HARRISBURG – After Sen. Jarrett Coleman (R-16) in August raised legal questions about the Pennsylvania Department of Transportation (PennDOT) and Pennsylvania Department of State practice of sharing driver license information with an outside vendor, Secretary of the Commonwealth Al Schmidt today in a letter announced the administration of Gov. Josh Shapiro is ending the questionable practice.
“I have been asking and will continue to ask if any laws were broken when these departments worked together to provide driver information to an outside organization,” Coleman said.
PennDOT has been providing driver information to the Department of State. The Department of State then passed that driver information along to an outside organization, the Center for Election Innovation and Research (CEIR). CEIR is a private, nonprofit organization.
Coleman in an Aug. 28 letter to PennDOT Secretary Mike Carroll raised questions about the legality of sharing driver information with the Department of State and CEIR. Coleman specifically questioned if the practice violated the Federal Driver Privacy Protection Act of 1994. That act contains broad provisions prohibiting the sharing of driver information.
An agreement between PennDOT and the Department of State prohibits the release of driver information unless it is anonymized. It also prohibits data sharing without the express written consent of the secretary of PennDOT.
Coleman in his letter requested a copy of the express written consent PennDOT provided to authorize the release of the information through the Department of State to CEIR.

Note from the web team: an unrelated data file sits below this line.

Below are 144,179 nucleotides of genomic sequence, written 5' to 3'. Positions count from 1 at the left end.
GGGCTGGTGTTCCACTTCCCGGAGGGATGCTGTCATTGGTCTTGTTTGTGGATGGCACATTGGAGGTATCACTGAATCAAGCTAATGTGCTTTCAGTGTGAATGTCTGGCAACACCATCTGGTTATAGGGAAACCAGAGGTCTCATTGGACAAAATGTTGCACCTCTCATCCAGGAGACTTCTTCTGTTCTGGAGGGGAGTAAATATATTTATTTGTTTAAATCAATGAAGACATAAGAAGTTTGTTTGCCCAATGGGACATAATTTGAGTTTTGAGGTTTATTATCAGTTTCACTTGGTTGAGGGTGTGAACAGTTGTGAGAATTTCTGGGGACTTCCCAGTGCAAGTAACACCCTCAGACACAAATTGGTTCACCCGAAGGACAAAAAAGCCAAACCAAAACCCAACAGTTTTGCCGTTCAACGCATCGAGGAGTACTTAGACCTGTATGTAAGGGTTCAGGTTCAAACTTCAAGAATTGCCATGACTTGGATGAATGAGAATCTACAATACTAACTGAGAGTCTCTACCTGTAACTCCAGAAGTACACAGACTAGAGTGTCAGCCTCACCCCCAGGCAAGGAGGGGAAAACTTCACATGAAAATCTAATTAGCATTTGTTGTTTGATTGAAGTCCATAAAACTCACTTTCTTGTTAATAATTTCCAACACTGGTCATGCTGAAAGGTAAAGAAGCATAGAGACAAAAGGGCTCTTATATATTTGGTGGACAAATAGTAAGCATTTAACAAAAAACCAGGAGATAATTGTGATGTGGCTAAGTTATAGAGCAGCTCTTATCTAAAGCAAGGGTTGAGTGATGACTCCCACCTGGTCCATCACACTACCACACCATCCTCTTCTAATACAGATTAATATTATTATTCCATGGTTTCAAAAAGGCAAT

Carroll has not provided answers or documents to Coleman, even though the letter requested the materials by Tuesday, Sept. 19.
Schmidt instead today announced his agency is ending the practice and will no longer share driver information with CEIR. Schmidt sent a letter to the executive director of the Electronic Registration Information Center (ERIC). ERIC is a third-party vendor that shares information with CEIR.
“I’m glad they’re ending the process of sharing driver information with an outside organization, but that doesn’t answer the question of whether it was legal in the first place,” Coleman said. “Driver information already was shared and they can’t put that toothpaste back in the tube. If the law was broken, the people responsible for this should be held accountable.”
Coleman serves as chairman of the Senate Intergovernmental Operations Committee. He is working with committee staff to consider their options – including potentially subpoenaing Carroll and Schmidt to appear before the committee under oath – to determine if laws were broken and Pennsylvanians’ private information was illegally shared with CEIR.
“Pennsylvanians deserve to have their privacy rights upheld and protected by state government departments under the authority of the governor,” Coleman said. “I will continue pushing for answers and accountability for the Pennsylvanians whose private information may have been illegally shared with an outside organization.”
Residents who want to learn more about Coleman can visit his website at www.SenatorColeman.com, follow him on Facebook at www.Facebook.com/SenatorJarrettColeman and sign up for email newsletters at www.SenatorColeman.com/eNewsletters.
CONTACT: Leo Knepper